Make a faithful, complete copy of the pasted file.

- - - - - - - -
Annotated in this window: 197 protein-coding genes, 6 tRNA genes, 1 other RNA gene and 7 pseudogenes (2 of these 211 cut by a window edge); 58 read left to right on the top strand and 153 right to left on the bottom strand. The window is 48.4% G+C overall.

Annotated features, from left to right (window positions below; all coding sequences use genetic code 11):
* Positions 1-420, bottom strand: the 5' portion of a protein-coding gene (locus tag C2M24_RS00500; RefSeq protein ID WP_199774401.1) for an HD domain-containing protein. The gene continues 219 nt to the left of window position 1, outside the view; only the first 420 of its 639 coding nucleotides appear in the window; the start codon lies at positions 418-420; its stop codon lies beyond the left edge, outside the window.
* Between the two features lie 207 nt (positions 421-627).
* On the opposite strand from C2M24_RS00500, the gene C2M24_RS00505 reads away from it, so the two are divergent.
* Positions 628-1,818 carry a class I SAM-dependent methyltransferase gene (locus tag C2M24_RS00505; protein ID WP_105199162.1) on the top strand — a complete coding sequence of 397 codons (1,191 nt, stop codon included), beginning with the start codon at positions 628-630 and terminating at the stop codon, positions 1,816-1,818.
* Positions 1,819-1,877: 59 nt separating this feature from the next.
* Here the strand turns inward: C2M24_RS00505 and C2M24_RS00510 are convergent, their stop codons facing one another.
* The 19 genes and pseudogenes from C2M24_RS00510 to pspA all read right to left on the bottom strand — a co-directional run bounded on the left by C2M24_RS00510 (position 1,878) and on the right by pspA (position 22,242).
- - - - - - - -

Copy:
Annotated in this window: 197 protein-coding genes, 6 tRNA genes, 1 other RNA gene and 7 pseudogenes (2 of these 211 cut by a window edge); 58 read left to right on the top strand and 153 right to left on the bottom strand. The window is 48.4% G+C overall.

Annotated features, from left to right (window positions below; all coding sequences use genetic code 11):
* Positions 1-420, bottom strand: the 5' portion of a protein-coding gene (locus tag C2M24_RS00500; RefSeq protein ID WP_199774401.1) for an HD domain-containing protein. The gene continues 219 nt to the left of window position 1, outside the view; only the first 420 of its 639 coding nucleotides appear in the window; the start codon lies at positions 418-420; its stop codon lies beyond the left edge, outside the window.
* Between the two features lie 207 nt (positions 421-627).
* On the opposite strand from C2M24_RS00500, the gene C2M24_RS00505 reads away from it, so the two are divergent.
* Positions 628-1,818 carry a class I SAM-dependent methyltransferase gene (locus tag C2M24_RS00505; protein ID WP_105199162.1) on the top strand — a complete coding sequence of 397 codons (1,191 nt, stop codon included), beginning with the start codon at positions 628-630 and terminating at the stop codon, positions 1,816-1,818.
* Positions 1,819-1,877: 59 nt separating this feature from the next.
* Here the strand turns inward: C2M24_RS00505 and C2M24_RS00510 are convergent, their stop codons facing one another.
* The 19 genes and pseudogenes from C2M24_RS00510 to pspA all read right to left on the bottom strand — a co-directional run bounded on the left by C2M24_RS00510 (position 1,878) and on the right by pspA (position 22,242).